This article was originally published at The National Observer.
Canada’s five largest banks have a problem. And it’s a big one. Big to the tune of $726 billion, according to the new Banking on Climate Chaos report published March 24. RBC, TD, Scotiabank, CIBC and BMO have poured that much money into fossil fuel companies since the Paris Agreement was signed Dec. 12, 2015. RBC is at the top of the list in Canada and is the world’s fifth-largest financier of fossil fuels — and it’s not just oil and gas. Despite it being the 21st century, RBC keeps financing the fuel of the 19th century, putting more than $14 billion into coal mining and coal-related companies from 2018 to 2020.
It’s a shameful record for our banking industry. One that needs to change.
It’s clear that we are not accelerating fast enough to the just, green and equitable future that we all need. Global emissions continue to climb despite a blip from pandemic-related shutdowns. Indigenous rights-violating and air-polluting projects are continuing to get built. One of the things that is slowing us down is every dollar that continues to go into fossil fuel companies and expansion projects. Those holding our savings and mortgages and controlling the flow of money into coal, oil and gas — RBC and the rest of Canadian banking gang — need to wake up and smell the CO2.
While we should be moving at full speed with investments in real climate solutions — like renewables, retrofitting businesses, climate resiliency projects and carbon-neutral housing — we are being slowed down by continuing to build out new oil and gas infrastructure, such as TMX, Line 5, and LNG in B.C. Between 2016 and 2020, RBC financed $79 billion of business with companies actively expanding fossil fuel production, not just operating existing facilities and pipelines.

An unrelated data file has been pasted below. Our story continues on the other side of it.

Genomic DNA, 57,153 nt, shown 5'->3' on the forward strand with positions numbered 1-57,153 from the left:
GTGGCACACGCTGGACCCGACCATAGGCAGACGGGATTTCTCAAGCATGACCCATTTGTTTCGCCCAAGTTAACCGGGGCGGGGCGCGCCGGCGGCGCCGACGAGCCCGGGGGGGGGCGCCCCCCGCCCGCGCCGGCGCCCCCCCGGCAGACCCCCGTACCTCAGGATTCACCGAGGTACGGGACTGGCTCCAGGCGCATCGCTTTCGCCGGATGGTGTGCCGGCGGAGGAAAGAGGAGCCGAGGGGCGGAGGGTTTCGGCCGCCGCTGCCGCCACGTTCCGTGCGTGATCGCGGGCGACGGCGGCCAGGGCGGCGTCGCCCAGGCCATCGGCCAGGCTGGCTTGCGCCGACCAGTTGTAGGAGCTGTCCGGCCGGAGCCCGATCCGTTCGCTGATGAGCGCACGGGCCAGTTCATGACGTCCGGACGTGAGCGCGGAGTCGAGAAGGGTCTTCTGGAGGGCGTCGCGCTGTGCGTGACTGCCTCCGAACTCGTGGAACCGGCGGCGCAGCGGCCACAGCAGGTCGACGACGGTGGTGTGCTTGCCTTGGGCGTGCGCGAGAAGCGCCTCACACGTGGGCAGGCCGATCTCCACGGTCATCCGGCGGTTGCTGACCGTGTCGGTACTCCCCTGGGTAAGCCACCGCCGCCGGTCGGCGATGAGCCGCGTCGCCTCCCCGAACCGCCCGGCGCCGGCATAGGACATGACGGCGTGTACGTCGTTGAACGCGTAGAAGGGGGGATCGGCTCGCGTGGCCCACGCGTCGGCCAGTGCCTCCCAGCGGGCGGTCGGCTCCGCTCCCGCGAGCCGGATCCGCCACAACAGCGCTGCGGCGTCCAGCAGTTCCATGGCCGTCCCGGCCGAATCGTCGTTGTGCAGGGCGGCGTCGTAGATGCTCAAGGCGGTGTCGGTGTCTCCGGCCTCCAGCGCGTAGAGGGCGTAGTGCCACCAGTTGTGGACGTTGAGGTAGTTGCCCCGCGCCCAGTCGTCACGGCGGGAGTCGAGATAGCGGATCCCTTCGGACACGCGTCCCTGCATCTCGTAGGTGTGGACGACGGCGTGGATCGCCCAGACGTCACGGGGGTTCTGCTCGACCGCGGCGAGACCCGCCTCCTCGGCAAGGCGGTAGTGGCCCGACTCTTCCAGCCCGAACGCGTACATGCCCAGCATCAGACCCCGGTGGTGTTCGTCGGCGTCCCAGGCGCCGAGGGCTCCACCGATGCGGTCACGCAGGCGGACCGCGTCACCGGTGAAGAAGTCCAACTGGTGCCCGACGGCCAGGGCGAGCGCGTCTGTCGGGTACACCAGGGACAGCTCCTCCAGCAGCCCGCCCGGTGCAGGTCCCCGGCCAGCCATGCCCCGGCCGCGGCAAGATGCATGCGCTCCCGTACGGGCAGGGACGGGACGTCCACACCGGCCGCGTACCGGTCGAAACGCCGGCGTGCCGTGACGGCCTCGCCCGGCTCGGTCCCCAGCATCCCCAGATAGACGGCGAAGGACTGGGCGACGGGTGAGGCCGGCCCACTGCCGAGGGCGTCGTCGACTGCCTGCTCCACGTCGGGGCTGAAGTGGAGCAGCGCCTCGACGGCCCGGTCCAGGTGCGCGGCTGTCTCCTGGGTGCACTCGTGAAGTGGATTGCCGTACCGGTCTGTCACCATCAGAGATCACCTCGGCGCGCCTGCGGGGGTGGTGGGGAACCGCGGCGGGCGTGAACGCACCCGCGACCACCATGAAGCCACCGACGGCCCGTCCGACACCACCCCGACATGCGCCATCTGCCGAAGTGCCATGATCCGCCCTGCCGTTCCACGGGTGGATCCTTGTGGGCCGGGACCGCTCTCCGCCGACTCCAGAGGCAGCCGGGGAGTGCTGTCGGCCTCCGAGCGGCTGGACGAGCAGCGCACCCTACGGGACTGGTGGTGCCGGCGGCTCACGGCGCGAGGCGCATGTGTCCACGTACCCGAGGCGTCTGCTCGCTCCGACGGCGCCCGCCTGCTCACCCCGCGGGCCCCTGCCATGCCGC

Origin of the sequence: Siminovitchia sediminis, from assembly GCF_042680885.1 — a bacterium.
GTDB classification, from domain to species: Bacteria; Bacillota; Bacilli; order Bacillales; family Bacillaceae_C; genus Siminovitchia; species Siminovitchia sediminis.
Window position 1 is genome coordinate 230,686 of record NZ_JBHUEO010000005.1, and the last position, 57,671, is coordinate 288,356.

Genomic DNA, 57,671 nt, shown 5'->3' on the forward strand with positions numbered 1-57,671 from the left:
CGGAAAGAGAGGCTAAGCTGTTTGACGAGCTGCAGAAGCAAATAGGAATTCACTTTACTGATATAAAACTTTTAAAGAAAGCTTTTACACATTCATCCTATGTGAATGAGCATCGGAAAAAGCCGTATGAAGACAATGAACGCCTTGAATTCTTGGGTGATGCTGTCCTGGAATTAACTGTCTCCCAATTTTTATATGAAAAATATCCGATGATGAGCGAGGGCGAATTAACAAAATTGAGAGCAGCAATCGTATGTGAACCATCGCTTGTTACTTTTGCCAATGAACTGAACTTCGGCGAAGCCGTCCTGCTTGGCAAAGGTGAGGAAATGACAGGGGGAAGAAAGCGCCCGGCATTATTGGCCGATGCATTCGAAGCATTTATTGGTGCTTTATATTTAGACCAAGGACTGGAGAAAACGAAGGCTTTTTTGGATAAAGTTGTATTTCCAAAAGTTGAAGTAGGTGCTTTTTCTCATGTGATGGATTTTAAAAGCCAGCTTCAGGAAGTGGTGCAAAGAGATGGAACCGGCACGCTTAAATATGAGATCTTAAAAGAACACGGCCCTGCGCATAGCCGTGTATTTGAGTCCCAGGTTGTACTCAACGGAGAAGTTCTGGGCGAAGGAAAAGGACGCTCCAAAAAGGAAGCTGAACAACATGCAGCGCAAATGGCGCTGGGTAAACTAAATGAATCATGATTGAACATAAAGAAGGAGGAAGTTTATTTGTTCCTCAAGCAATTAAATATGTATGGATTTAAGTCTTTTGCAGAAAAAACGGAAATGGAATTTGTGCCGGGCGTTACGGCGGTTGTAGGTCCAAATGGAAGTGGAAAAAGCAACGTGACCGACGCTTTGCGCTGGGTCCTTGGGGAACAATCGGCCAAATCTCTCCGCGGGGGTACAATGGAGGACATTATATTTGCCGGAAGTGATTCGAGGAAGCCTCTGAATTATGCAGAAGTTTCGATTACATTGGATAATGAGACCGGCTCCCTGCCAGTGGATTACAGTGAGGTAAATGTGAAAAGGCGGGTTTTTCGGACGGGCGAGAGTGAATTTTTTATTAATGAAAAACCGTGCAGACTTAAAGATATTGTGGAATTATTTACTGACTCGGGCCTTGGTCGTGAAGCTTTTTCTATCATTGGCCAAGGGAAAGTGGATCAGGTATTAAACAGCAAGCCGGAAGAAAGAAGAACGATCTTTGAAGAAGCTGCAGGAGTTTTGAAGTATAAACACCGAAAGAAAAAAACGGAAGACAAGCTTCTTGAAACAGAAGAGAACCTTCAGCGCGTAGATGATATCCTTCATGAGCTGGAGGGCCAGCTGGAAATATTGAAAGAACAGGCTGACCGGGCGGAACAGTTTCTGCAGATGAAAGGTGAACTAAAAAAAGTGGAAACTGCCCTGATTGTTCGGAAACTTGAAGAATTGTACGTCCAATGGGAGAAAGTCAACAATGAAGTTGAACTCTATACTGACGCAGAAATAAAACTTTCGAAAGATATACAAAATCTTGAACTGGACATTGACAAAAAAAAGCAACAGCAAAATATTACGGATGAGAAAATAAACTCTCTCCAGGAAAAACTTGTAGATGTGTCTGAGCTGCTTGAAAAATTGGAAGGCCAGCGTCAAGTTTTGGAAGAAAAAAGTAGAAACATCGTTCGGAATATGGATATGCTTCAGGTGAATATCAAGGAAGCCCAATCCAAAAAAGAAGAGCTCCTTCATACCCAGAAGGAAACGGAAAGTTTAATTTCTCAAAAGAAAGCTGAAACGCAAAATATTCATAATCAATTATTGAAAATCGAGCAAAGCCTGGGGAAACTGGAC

Let’s think of it this way: If you need to drive 100km/h in your electric car to get to your destination on time, you wouldn’t hitch a tar-sands excavator to the back. That’s what the $726 billion that Canada’s big banks are pouring into fossil fuel companies is — a motherlode slowing down our collective progress.
RBC and the others want to eat their cake and have it, too. They tout increasing investments in intentionally air-quoted “sustainable industries.” In February, RBC announced half a trillion dollars would go into sustainable investments by 2025. First rule of balanced nutrition, though: You can’t eat an apple to make up for gorging on doughnuts. Putting $100 billion a year into sustainable investments for the next half decade doesn’t make up for continuing to put tens of billions into tar sands, coal, pipelines and other oil and gas projects and companies. And it certainly doesn’t get your bank’s financed emissions down to net zero.
One of the other emerging problems with these big sustainable investment commitments the banks are making is that there is very little transparency on what connotes one of these investments. Recently, it was disclosed that Enbridge — builder of the Line 3 tar sands pipeline that’s making regular headlines in Minnesota for violating Indigenous rights — received a $1-billion sustainability-linked loan from some Canadian banks. If the most egregious, rights-violating fossil fuel-expanding projects can be categorized as “sustainable finance,” then we’re into Orwellian “Peace Is War” territory.